A new report from the CDC demonstrated a decrease in cigarette smoking across all race and ethnic groups from 2016 to 2022, illustrating a promising trend with potential public health benefits.
Less women smoked cigarettes during pregnancy in 2022 than in 2016, according to a recent report by the CDC.1
The CDC recently released a report comparing rates of smoking cigarettes during pregnancy based on race and ethnicity for mothers in 2016 and 2022. A decrease in cigarette smoking was observed in all pregnant women between the 2 time periods, from 7.2% in 2016 to 3.7% in 2022.
Declines in smoking rates were observed across all race and ethnic groups. From 2016 to 2022, rates decreased from 16.7% to 11.0% among non-Hispanic American Indian or Alaska Native women, from 10.5% to 5.4% among non-Hispanic White women, and from 6% to 3.1% among non-Hispanic Black women.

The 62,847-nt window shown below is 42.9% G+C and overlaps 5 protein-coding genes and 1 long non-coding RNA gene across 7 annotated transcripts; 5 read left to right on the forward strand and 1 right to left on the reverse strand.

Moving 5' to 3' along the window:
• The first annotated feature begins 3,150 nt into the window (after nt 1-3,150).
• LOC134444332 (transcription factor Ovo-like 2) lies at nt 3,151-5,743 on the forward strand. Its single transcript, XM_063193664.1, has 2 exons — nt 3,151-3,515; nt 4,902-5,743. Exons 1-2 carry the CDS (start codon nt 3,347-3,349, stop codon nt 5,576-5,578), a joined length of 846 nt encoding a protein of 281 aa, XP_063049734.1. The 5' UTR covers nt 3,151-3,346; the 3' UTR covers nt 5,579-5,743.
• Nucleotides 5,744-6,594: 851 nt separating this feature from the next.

A decline from 4.5% to 2.1% was observed among non-Hispanic Native Hawaiian or other Pacific Islander women, from 1.8% to 1% among Hispanic women, and from 0.6% to 0.3% among non-Hispanic Asian women.
Smoking during pregnancy is associated with maternal and fetal adverse outcomes.2 This includes a higher risk of being unable to become pregnant in the future, as well as potential tissue damage for the unborn baby, especially in the lungs and brain. Tobacco exposure has also been associated with an increased risk of miscarriage.
Other adverse infant outcomes have been reported from maternal smoking during pregnancy. Infants born of mothers who smoked during pregnancy are more likely to be born preterm, which increases risks of disease, disability, and death. Additionally, low birth weight has been reported in 1 in 5 babies of mothers exposed to secondhand smoke during pregnancy.
The risk of sudden infant death syndrome (SIDS) is also increased in babies of mothers who smoked or were exposed to secondhand smoke during pregnancy. The risk of SIDS is increased 3-fold in babies of mothers who smoked during pregnancy.